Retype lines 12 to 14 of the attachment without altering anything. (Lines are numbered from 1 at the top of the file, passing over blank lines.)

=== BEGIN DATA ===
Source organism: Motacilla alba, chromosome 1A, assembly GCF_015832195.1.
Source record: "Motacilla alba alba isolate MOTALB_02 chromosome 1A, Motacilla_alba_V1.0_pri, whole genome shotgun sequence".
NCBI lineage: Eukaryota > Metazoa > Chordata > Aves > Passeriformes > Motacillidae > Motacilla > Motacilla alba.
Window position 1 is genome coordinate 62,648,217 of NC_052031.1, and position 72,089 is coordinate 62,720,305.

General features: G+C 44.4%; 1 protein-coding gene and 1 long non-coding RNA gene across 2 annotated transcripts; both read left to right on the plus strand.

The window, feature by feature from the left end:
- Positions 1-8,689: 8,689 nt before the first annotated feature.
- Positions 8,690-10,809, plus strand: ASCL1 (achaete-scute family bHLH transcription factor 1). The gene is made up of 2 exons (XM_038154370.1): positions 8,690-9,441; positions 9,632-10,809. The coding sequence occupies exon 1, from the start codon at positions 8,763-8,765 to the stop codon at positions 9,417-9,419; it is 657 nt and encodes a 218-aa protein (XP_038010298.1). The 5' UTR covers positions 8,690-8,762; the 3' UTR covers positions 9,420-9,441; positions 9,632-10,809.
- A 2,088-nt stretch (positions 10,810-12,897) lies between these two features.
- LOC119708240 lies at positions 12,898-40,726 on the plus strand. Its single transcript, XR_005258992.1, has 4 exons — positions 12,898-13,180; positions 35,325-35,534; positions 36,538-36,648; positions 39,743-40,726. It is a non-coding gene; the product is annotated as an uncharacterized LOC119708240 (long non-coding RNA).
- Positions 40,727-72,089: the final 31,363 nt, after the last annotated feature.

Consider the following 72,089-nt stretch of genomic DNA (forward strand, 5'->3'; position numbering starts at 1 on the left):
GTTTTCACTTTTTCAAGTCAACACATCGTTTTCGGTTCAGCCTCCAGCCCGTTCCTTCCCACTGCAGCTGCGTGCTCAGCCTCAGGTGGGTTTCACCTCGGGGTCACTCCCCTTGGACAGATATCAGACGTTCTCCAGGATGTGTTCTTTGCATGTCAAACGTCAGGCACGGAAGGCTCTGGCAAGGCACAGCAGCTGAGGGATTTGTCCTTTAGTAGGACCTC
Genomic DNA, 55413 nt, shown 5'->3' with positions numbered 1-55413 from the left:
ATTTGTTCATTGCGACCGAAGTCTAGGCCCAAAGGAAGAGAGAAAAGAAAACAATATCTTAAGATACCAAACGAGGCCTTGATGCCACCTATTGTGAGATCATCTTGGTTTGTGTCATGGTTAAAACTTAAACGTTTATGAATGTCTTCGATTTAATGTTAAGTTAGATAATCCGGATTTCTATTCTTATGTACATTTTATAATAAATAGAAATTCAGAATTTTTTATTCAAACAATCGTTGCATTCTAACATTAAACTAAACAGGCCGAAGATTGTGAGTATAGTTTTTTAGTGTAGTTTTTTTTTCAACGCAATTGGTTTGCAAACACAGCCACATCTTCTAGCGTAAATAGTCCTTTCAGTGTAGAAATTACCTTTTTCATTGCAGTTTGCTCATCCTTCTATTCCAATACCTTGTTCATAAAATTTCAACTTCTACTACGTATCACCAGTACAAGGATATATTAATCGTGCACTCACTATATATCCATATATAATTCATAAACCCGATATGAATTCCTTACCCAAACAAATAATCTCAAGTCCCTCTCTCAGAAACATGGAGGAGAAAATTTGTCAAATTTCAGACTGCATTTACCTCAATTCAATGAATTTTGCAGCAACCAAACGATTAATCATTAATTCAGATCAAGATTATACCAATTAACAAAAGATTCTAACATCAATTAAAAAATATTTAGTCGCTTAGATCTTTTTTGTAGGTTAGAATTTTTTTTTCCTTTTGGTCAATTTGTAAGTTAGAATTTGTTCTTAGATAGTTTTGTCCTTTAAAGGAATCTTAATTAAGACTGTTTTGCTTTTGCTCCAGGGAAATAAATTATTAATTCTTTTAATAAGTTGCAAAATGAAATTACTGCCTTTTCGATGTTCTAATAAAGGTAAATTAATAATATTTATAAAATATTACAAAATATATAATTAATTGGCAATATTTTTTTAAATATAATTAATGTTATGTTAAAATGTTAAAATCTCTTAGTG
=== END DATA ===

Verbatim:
Consider the following 72,089-nt stretch of genomic DNA (forward strand, 5'->3'; position numbering starts at 1 on the left):
GTTTTCACTTTTTCAAGTCAACACATCGTTTTCGGTTCAGCCTCCAGCCCGTTCCTTCCCACTGCAGCTGCGTGCTCAGCCTCAGGTGGGTTTCACCTCGGGGTCACTCCCCTTGGACAGATATCAGACGTTCTCCAGGATGTGTTCTTTGCATGTCAAACGTCAGGCACGGAAGGCTCTGGCAAGGCACAGCAGCTGAGGGATTTGTCCTTTAGTAGGACCTC
Genomic DNA, 55413 nt, shown 5'->3' with positions numbered 1-55413 from the left: